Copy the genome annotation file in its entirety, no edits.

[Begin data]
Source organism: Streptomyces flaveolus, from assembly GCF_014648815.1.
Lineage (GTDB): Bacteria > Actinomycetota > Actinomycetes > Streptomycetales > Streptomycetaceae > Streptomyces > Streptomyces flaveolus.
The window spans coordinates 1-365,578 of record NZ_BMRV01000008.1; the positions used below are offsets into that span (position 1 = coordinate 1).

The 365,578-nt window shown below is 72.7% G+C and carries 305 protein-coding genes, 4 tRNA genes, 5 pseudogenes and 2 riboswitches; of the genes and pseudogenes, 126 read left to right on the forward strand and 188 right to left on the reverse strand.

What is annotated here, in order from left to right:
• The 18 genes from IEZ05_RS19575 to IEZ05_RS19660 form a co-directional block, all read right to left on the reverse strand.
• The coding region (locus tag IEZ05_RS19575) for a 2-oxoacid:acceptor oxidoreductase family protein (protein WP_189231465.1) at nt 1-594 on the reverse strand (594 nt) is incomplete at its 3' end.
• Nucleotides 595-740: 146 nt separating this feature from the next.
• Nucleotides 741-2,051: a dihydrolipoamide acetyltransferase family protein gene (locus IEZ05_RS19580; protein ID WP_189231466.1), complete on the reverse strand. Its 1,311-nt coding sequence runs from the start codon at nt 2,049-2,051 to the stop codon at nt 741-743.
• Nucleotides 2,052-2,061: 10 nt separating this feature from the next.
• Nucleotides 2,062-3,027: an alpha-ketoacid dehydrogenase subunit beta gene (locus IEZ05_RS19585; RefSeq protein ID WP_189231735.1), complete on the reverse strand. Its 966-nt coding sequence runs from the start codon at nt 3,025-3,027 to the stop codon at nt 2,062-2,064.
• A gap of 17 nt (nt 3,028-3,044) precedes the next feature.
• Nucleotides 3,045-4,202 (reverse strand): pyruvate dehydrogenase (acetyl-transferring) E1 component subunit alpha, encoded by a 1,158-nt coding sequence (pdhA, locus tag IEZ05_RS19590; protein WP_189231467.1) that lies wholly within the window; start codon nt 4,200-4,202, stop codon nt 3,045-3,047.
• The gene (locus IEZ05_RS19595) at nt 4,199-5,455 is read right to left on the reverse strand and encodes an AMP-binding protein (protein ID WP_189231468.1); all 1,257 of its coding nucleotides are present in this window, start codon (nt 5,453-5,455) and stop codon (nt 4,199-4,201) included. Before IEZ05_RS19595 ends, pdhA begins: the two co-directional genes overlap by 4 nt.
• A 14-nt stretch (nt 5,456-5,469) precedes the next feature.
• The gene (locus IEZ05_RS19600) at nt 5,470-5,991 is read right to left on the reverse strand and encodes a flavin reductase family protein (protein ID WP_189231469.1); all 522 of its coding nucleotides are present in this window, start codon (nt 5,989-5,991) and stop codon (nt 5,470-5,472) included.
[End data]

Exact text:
Source organism: Streptomyces flaveolus, from assembly GCF_014648815.1.
Lineage (GTDB): Bacteria > Actinomycetota > Actinomycetes > Streptomycetales > Streptomycetaceae > Streptomyces > Streptomyces flaveolus.
The window spans coordinates 1-365,578 of record NZ_BMRV01000008.1; the positions used below are offsets into that span (position 1 = coordinate 1).

The 365,578-nt window shown below is 72.7% G+C and carries 305 protein-coding genes, 4 tRNA genes, 5 pseudogenes and 2 riboswitches; of the genes and pseudogenes, 126 read left to right on the forward strand and 188 right to left on the reverse strand.

What is annotated here, in order from left to right:
• The 18 genes from IEZ05_RS19575 to IEZ05_RS19660 form a co-directional block, all read right to left on the reverse strand.
• The coding region (locus tag IEZ05_RS19575) for a 2-oxoacid:acceptor oxidoreductase family protein (protein WP_189231465.1) at nt 1-594 on the reverse strand (594 nt) is incomplete at its 3' end.
• Nucleotides 595-740: 146 nt separating this feature from the next.
• Nucleotides 741-2,051: a dihydrolipoamide acetyltransferase family protein gene (locus IEZ05_RS19580; protein ID WP_189231466.1), complete on the reverse strand. Its 1,311-nt coding sequence runs from the start codon at nt 2,049-2,051 to the stop codon at nt 741-743.
• Nucleotides 2,052-2,061: 10 nt separating this feature from the next.
• Nucleotides 2,062-3,027: an alpha-ketoacid dehydrogenase subunit beta gene (locus IEZ05_RS19585; RefSeq protein ID WP_189231735.1), complete on the reverse strand. Its 966-nt coding sequence runs from the start codon at nt 3,025-3,027 to the stop codon at nt 2,062-2,064.
• A gap of 17 nt (nt 3,028-3,044) precedes the next feature.
• Nucleotides 3,045-4,202 (reverse strand): pyruvate dehydrogenase (acetyl-transferring) E1 component subunit alpha, encoded by a 1,158-nt coding sequence (pdhA, locus tag IEZ05_RS19590; protein WP_189231467.1) that lies wholly within the window; start codon nt 4,200-4,202, stop codon nt 3,045-3,047.
• The gene (locus IEZ05_RS19595) at nt 4,199-5,455 is read right to left on the reverse strand and encodes an AMP-binding protein (protein ID WP_189231468.1); all 1,257 of its coding nucleotides are present in this window, start codon (nt 5,453-5,455) and stop codon (nt 4,199-4,201) included. Before IEZ05_RS19595 ends, pdhA begins: the two co-directional genes overlap by 4 nt.
• A 14-nt stretch (nt 5,456-5,469) precedes the next feature.
• The gene (locus IEZ05_RS19600) at nt 5,470-5,991 is read right to left on the reverse strand and encodes a flavin reductase family protein (protein ID WP_189231469.1); all 522 of its coding nucleotides are present in this window, start codon (nt 5,989-5,991) and stop codon (nt 5,470-5,472) included.